Abstract

The detection and identification of organic compounds at the surface of Mars is important to the question of the existence of living systems or their eventual evolution. There are two general approaches to this problem: either an instrument specifically designed to detect a certain compound or group of compounds known to be a prerequisite or product at least of terrestrial living systems, or a nonspecific survey instrument which would be capable of detecting whatever compounds are there. The latter does not require any terrestrial model for Martian organic chemistry and is thus preferred. A mass spectrometer is the most sensitive and nonspecific instrument for this purpose. Combination with a gas chromatograph increases the capability to handle complex mixtures and to give interpretable mass spectra of the individual components.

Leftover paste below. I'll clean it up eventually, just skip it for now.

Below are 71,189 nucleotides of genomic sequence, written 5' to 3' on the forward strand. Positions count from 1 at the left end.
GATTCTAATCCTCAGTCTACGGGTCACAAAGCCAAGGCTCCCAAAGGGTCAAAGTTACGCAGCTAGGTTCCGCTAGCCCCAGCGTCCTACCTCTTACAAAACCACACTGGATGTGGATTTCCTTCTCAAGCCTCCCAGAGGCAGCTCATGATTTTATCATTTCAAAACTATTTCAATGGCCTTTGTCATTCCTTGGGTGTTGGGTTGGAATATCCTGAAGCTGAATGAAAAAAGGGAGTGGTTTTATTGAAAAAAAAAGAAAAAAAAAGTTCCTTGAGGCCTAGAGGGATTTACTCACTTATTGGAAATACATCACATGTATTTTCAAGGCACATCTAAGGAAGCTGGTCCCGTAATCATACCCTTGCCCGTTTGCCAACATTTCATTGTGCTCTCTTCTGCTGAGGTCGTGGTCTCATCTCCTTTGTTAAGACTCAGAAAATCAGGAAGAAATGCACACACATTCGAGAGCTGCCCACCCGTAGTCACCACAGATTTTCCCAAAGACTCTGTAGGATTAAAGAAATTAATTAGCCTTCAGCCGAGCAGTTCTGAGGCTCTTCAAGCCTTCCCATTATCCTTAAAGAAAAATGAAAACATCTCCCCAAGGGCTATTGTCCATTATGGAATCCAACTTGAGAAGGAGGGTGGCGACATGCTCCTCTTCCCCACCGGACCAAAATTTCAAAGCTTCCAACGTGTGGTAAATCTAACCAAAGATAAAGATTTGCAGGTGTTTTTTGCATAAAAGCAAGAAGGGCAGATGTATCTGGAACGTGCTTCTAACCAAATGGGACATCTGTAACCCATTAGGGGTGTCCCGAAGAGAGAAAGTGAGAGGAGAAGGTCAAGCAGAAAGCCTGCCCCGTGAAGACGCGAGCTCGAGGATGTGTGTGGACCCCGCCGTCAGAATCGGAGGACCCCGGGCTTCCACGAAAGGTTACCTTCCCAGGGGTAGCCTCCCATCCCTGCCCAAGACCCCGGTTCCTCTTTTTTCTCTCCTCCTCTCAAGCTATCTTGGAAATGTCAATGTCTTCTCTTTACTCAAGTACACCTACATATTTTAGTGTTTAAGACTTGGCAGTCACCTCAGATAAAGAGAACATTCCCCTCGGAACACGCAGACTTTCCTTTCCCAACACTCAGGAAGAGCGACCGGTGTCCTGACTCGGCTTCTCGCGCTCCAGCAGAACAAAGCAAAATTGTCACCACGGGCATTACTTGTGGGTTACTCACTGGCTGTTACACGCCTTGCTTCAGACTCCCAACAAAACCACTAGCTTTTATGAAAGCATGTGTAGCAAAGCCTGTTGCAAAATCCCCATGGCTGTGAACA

© 1970 Optical Society of America

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